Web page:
Soon his fame spread and he toured, grew rich and was worshipped. Messianic, he need only point his finger and the temples trembled before him. Now he travelled the world, a potentate, whose person was sacred, whose every word was scripture, and the multitudes flocked to see him, and touch him, and bend to kiss his feet.

Guy Peellaert. Robert Zimmerman, His Journeys and Adventures : Country Bob, from Rock Dreams (1970-1973)

However, even Messiahs must have hobbies, and Zimmerman’s was his motorbike, which proved to be his downfall. For one night, he fell off and broke his neck, and very nearly died. Thankfully, he was spared and, in time, he made his recovery. But, in the meantime his tastes had changed and age had made him mellow, so that he no longer played at potentates. Instead, he grew plump and became a Jewish patriarch, with six children and a homestead, where he sat at the kitchen table, the American dream personified, eating country pie…

Guy Peellaert. Promised Lands (Bob Dylan and Gold Meir) from Twentieth Century Dreams (1995-1999).

When pressed to explain the ideas behind Promised Lands, Peellaert offered the following :

"Dylan had always dreamed of an ideal Israel, so this image of Chagall-esque hallucination evokes that... Of course we know Israel is far from that ideal, as are the kibbutz of the beginnings. As Dylan is hosted by Golda Meir as part of a state visit, he escapes to his room pretending to be sick and lights up a joint. Seeing him pallid, Meir arrives with a broth like a good Jewish mother. It's all a bit of a joke about Israel."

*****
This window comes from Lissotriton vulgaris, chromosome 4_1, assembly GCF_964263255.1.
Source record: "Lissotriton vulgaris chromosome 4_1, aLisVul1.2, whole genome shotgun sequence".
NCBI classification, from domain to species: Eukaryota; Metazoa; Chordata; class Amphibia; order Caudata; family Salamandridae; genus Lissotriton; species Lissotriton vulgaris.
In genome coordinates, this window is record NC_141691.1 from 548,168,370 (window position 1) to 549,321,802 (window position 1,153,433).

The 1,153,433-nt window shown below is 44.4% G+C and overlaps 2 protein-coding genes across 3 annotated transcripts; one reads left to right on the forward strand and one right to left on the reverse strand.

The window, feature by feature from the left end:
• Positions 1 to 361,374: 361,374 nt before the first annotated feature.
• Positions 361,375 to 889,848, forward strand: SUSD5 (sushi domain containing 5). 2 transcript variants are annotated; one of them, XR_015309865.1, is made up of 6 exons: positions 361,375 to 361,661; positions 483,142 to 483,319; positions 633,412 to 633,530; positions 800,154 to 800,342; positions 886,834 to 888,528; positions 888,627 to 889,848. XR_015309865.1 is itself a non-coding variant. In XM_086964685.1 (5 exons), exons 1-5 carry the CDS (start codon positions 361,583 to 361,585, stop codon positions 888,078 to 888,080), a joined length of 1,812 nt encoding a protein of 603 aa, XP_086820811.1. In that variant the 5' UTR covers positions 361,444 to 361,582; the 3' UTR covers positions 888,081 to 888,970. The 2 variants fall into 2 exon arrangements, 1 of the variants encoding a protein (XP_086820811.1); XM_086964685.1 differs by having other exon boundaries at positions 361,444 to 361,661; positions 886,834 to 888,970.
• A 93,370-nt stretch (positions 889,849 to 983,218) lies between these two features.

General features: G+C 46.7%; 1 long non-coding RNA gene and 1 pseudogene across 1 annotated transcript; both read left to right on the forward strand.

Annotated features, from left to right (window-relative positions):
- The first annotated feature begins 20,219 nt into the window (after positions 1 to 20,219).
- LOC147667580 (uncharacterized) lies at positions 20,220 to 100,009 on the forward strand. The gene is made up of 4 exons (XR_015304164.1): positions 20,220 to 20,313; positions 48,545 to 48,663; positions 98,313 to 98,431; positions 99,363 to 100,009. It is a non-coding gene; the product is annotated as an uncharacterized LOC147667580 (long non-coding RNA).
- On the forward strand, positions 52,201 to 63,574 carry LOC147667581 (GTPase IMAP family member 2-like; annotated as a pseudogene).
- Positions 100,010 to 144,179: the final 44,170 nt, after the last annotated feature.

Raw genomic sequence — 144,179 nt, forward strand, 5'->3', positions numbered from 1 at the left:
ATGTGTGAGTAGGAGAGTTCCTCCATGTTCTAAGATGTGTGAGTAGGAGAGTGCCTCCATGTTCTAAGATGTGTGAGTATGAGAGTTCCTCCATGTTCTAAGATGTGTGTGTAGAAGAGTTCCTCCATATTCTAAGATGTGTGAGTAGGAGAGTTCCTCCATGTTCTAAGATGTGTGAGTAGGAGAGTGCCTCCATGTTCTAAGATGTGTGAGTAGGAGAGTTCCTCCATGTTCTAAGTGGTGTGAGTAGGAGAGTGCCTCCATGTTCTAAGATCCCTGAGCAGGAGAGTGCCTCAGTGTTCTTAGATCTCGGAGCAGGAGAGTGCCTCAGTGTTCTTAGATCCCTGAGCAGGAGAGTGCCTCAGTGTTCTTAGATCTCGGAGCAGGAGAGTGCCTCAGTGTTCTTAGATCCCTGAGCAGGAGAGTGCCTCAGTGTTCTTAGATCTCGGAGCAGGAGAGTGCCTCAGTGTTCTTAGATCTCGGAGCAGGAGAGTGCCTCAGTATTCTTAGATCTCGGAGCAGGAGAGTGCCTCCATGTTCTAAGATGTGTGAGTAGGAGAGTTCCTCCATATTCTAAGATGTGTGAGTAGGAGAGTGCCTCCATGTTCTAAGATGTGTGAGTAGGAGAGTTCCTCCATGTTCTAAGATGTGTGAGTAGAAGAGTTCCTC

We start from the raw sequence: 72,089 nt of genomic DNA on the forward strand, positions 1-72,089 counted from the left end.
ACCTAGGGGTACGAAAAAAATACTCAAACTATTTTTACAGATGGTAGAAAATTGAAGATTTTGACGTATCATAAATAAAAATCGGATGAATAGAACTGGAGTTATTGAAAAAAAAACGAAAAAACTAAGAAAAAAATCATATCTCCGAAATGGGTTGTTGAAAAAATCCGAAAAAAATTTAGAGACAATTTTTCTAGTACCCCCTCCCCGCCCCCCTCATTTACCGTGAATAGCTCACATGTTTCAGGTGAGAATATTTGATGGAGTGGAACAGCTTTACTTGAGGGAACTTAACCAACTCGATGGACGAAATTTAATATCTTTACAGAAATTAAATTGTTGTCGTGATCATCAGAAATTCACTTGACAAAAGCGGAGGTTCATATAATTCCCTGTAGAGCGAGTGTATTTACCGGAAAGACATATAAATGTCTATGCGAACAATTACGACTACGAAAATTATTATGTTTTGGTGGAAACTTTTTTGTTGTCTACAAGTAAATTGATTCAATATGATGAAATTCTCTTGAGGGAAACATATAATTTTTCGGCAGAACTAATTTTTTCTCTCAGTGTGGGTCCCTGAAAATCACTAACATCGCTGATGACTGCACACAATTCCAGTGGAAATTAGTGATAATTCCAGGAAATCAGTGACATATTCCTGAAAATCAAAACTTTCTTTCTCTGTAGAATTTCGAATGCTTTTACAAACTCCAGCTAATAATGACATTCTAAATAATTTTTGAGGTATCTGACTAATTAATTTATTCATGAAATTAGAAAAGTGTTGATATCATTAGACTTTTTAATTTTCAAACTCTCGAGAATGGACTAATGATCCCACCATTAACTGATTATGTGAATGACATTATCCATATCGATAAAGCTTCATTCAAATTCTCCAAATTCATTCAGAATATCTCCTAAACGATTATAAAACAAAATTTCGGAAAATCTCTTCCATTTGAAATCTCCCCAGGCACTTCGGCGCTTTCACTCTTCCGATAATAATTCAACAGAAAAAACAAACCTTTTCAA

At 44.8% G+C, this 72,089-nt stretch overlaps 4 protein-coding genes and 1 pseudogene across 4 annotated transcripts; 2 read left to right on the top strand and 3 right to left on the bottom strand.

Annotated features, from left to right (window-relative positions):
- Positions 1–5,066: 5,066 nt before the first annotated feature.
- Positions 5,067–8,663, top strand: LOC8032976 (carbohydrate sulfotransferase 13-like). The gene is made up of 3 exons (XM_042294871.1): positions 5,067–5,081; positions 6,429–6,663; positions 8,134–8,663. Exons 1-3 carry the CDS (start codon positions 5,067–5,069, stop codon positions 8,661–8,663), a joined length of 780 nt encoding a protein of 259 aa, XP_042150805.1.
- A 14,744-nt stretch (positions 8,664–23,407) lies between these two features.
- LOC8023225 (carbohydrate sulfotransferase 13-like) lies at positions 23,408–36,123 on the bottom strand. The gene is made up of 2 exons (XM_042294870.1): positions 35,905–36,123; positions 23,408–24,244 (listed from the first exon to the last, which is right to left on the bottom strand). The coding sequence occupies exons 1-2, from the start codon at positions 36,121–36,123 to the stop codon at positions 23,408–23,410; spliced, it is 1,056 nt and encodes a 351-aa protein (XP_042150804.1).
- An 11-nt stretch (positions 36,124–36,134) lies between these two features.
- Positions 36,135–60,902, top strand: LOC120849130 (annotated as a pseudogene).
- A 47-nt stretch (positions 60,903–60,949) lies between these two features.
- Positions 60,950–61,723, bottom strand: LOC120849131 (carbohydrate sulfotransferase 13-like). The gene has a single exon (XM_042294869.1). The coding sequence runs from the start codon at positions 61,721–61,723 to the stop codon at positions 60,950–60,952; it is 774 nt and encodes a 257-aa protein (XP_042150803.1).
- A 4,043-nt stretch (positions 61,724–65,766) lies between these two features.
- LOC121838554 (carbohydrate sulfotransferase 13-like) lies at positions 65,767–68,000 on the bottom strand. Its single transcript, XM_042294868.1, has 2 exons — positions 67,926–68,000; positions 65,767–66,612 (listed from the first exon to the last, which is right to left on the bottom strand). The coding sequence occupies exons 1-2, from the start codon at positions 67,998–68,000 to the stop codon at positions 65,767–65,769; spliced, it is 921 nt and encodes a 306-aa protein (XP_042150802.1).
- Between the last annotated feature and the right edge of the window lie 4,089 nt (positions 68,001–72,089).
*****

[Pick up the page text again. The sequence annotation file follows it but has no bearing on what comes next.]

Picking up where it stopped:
From Peellaert to Kubrick, remembering Michael Herr (1940-2016)

With the passing of author Michael Herr on June 23rd at age 76, the handful of key surviving Peellaert contributors is dwindling fast. 

Herr was best known for Dispatches, the seminal account of the Vietnam War which he gathered from his notes as an Esquire correspondent, sent to cover the front lines between 1967 and 1969. It would take years of gestation and a nervous breakdown before Herr was able to revisit the terrors he had witnessed, but his inspired fusion of visceral prose with the literary outbursts of "New Journalism" produced arguably the most original and vivid depiction of the Vietnam experience. Dispatches, which finally came out in 1977, would become an instant classic, unanimously praised for its poetic approach to conveying the feeling of war, cutting through the conventions of the more mundane historical accounts and helping Americans understand the conflict from a unique subjective perspective. It was hailed by John Le Carré as "the best book I have ever read on men and war in our time", while Hunter S. Thompson tipped off his hat to a new hero of gonzo journalism : "We have all spent 10 years trying to explain what happened to our heads and our lives in the decade we finally survived - but Michael Herr's Dispatches puts the rest of us in the shade."